Lying broken on her side at 32 metres, the Tui is renown for large schools of golden snapper, and beautiful Jason’s nudibranchs on hydroid trees.

The former HMNZS Tui is resting at 34-58.8 South and 174-32.29 East at a depth of 32m of water. She began life as the Charles H Davis working on Hydrographic research for an American university.

For the last 17 years of her working life she was leased out by the United States Navy to become the HMNZS Tui, deployed on naval hydrographic work. She was also sent to Mururoa to observe the last series of French Nuclear bomb tests in the South Pacific, and became the unofficial mothership to a large international protest fleet.

Her displacement was 1,200 tons standard, and her length was 64 metres. A beam of 11.4 metres and a draught of 4.7 metres, she was powered by a 1-shaft diesel electric, 10,000 bhp (7400 kW) but interestingly enough her one 620 hp (420kW = 6.5 kts) gas engine was housed in the funnel for quiet running during sound experiments.She had a 175 hp bow thruster and a top speed of 13.5 knots, and a complement of 36 plus up to 10 scientists. The Tui was unarmed.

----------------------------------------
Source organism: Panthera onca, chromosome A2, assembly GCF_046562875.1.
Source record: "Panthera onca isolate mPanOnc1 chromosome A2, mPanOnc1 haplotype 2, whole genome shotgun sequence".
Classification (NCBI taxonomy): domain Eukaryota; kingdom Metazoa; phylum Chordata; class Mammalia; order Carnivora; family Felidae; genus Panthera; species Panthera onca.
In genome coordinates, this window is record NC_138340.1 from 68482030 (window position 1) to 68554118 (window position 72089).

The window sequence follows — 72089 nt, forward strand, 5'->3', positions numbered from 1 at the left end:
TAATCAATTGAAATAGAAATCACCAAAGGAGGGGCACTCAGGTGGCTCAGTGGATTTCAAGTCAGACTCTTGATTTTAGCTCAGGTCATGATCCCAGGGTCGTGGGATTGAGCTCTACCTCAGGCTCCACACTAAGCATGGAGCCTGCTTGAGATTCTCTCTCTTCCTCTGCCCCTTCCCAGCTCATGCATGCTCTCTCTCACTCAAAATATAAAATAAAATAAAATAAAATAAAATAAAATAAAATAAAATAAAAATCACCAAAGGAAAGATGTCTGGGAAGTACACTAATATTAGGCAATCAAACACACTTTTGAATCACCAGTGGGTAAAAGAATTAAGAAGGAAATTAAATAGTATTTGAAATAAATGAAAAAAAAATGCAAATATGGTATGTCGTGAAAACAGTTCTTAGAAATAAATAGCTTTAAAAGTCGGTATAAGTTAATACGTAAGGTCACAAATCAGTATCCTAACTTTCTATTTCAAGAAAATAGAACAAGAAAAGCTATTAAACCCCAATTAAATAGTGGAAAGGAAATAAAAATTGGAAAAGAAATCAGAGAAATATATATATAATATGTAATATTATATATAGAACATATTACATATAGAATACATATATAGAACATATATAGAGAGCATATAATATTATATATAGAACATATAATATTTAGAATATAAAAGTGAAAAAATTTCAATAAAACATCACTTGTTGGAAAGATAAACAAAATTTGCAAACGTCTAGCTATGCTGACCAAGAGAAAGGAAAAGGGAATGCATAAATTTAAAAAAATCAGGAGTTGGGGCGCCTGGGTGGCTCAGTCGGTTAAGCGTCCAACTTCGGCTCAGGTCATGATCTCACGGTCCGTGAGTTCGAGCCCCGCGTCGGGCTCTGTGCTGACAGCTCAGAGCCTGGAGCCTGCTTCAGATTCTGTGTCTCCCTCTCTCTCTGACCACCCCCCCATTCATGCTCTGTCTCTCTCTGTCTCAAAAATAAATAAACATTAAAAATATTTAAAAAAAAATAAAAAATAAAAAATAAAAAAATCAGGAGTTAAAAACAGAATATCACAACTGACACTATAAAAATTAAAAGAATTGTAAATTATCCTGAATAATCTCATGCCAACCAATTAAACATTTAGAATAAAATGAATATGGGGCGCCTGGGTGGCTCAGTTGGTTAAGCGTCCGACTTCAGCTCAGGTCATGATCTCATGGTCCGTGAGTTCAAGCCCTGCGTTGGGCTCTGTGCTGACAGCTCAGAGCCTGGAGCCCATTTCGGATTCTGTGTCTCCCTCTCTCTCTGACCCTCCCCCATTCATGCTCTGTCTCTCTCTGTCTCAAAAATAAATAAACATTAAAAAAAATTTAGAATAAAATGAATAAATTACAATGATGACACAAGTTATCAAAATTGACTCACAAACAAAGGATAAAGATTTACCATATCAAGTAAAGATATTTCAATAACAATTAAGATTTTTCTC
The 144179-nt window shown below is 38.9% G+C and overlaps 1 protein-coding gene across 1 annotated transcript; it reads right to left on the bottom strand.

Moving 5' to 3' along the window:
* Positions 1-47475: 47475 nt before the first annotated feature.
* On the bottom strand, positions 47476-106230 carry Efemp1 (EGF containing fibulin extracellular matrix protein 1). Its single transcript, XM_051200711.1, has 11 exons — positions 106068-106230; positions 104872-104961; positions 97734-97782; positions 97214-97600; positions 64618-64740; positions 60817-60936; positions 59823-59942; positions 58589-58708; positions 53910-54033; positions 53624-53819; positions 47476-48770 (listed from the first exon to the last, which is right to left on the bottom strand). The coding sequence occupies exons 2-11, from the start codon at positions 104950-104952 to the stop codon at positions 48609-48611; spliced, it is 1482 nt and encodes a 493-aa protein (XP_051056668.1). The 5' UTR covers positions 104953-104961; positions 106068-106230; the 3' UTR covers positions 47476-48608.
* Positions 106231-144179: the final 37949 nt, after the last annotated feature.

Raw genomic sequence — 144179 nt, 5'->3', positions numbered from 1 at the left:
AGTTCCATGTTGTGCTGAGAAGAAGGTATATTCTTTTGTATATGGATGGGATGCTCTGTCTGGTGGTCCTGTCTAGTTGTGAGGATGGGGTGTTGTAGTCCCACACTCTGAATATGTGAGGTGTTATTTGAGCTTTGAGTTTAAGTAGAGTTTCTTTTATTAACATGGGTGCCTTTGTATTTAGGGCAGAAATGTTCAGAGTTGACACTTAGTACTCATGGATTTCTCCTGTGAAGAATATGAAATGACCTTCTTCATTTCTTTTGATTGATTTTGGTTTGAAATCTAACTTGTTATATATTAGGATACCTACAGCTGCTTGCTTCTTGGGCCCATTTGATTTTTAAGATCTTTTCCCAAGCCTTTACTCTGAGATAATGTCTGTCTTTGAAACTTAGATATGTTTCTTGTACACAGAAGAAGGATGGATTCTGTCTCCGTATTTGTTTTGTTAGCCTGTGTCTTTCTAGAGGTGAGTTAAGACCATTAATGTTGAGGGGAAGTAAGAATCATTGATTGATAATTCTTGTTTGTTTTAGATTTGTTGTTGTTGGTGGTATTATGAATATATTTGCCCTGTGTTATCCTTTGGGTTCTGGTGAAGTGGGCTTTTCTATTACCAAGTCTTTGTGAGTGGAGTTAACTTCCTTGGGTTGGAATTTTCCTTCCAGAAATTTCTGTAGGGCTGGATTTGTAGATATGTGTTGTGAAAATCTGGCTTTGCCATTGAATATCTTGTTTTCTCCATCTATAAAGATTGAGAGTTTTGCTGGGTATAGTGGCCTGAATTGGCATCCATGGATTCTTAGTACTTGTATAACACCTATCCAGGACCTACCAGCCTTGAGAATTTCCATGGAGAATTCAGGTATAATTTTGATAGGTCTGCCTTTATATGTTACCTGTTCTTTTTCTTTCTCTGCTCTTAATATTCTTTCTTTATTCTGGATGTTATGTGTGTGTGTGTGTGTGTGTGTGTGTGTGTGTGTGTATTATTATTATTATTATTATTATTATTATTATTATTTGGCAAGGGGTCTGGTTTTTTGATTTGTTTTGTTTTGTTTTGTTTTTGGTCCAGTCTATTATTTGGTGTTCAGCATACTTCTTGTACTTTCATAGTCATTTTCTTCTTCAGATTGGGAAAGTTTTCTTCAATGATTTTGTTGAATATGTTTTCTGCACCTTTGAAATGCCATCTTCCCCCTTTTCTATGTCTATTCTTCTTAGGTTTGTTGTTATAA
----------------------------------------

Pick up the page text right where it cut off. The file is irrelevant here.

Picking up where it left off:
The Tui was gifted to Tutukaka Coast Promotions after long negotiations, prepared for her new role as a dive attraction and sunk off Tutukaka on the 20th of February 1999.

In February 2009, to mark the Tenth Anniversary of the sinking, her anchor was raised (at 3 and a half tons) with the help of the New Zealand Navy boat, Manawanui, and the local community have erected a monument in the Tutukaka Marina.

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